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Then you should definitely not be riding a motorcycle!
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post #16 of 168 (permalink) Old 05-22-2011, 06:34 AM
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Great post. Most of it is common sense, but that ain't so common anymore.
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post #17 of 168 (permalink) Old 05-22-2011, 07:55 AM
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wtf. this article is for pussies.

dont ride at night?
are you serious? be careful of corners....blah blah blah....lol. you might as well not own a bike if you are that scared to ride it. jesus what has this world become when we are so scared to ride?

if you are that scared, dont ride. get rid of your bike....if you ride with no fear you will never die
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post #18 of 168 (permalink) Old 05-22-2011, 12:14 PM
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wtf. this article is for pussies.

dont ride at night?
are you serious? be careful of corners....blah blah blah....lol. you might as well not own a bike if you are that scared to ride it. jesus what has this world become when we are so scared to ride?

if you are that scared, dont ride. get rid of your bike....if you ride with no fear you will never die
It's in the New riders and members section buddy.. I don't know about you but I know a lot of times people buy these bikes not fully understanding the capabilities of the machine they just purchased then they go out and hurt themselves. And sorry to break it to you, everyone dies, no matter how little fear you ride with.

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post #19 of 168 (permalink) Old 06-21-2011, 04:25 PM
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very informaitve, thanks
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post #20 of 168 (permalink) Old 09-22-2011, 02:11 PM
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Since i am new, i found this very informative! I go out practicing without wearing my jackett, i think i am going to think twice about that! Great advice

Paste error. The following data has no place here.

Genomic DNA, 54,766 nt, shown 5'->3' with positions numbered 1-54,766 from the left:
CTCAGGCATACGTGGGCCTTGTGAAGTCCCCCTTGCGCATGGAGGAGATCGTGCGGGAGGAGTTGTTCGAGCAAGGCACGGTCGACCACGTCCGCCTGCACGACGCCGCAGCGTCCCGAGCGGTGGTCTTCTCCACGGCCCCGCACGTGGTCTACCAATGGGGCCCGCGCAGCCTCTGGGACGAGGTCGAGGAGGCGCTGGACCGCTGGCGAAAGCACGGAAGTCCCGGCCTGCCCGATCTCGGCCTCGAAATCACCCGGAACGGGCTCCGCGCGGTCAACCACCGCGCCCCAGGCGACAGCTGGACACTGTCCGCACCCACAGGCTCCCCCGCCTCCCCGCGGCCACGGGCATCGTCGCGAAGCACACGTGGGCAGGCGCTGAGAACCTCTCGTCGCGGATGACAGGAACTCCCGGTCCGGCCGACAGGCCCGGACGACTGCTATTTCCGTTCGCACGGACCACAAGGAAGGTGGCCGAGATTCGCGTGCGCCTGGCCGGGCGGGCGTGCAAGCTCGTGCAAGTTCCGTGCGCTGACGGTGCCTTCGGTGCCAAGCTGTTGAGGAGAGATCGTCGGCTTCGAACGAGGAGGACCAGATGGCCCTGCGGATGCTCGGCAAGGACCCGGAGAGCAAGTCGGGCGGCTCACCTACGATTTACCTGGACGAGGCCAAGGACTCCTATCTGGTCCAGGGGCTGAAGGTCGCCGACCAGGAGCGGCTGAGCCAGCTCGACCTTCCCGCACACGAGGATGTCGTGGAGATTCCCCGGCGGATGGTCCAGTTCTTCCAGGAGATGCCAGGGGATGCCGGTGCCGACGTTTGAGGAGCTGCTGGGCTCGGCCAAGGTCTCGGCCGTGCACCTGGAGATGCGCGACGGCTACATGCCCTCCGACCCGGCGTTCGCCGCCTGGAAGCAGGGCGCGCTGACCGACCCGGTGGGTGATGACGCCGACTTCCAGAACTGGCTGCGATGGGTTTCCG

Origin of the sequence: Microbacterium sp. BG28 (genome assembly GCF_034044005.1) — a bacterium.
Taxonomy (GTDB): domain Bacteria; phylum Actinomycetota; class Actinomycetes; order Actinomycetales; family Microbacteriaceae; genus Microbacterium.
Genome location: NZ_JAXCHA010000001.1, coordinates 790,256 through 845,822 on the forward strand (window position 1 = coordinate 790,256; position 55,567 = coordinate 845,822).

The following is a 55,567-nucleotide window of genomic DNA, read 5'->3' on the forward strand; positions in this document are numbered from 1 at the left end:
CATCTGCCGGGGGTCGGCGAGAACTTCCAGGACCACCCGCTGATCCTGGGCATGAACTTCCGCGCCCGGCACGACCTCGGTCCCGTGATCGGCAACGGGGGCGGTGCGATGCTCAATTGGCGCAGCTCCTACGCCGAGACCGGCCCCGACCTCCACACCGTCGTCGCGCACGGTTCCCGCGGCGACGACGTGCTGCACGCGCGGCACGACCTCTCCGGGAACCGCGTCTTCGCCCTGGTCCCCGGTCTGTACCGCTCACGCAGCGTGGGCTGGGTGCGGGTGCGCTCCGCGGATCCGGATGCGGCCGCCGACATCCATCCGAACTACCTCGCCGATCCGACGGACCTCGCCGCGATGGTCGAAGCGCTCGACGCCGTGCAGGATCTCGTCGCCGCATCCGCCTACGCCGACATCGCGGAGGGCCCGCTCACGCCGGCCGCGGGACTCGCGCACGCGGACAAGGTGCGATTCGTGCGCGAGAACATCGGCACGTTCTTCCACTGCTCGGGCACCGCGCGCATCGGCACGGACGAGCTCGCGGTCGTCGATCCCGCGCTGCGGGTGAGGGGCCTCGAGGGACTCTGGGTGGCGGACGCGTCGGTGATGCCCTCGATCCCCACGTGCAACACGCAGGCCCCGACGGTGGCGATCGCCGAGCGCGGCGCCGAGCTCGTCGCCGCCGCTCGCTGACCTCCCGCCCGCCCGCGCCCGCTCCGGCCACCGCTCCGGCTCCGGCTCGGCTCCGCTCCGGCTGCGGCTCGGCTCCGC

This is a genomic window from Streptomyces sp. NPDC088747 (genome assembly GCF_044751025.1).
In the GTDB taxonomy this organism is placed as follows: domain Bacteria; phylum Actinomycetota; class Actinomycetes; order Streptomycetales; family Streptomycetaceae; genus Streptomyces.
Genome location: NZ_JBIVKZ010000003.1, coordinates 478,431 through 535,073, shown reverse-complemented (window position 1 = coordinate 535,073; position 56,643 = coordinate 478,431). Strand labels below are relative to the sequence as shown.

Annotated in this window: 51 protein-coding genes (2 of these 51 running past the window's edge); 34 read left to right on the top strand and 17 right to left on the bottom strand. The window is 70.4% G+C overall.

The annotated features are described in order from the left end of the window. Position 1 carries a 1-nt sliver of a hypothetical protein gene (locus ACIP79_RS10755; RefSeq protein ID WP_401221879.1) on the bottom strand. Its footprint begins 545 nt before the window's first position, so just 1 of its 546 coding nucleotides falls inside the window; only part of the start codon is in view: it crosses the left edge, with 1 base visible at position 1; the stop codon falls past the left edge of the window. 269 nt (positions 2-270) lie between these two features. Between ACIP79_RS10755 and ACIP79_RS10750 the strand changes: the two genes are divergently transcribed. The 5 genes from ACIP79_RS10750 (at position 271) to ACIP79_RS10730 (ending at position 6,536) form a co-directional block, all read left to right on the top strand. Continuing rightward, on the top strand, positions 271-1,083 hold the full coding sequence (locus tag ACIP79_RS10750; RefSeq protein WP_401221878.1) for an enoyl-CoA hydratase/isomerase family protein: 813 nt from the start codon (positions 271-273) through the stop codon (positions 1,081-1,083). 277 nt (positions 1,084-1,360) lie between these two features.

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post #21 of 168 (permalink) Old 09-22-2011, 02:24 PM
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Quote:
Originally Posted by JETMECHANIC View Post
Think of it kinda like this. You start out with a bag full of luck and an empty bag of experience. Trick is to fill the bag of experience before the bag of luck is empty.
Good analogy!

Thanks for the post Joshua.

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post #22 of 168 (permalink) Old 09-22-2011, 02:26 PM
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Since i am new, i found this very informative! I go out practicing without wearing my jackett, i think i am going to think twice about that! Great advice
Hmmm good plan me thinks...

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post #23 of 168 (permalink) Old 09-22-2011, 02:53 PM
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Ehh, Too long..Had to hit the page down button I'll read it later..*assuming* thanks for the informative article
LOL

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So no coke lines on the gas tank at stop lights or sipping my flask? Man... Charlie Sheen will never go riding with me again now.....
jk

Good post, interesting read.
I'll ride with Charlie any day. How's the truck shopping coming or are you lookin at studs for the bike instead?

Quote:
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Think of it kinda like this. You start out with a bag full of luck and an empty bag of experience. Trick is to fill the bag of experience before the bag of luck is empty.
Awesome analogy! I'm theiving this one!

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Although experience can lead to over confidence and pushing your luck and we all know where that leads!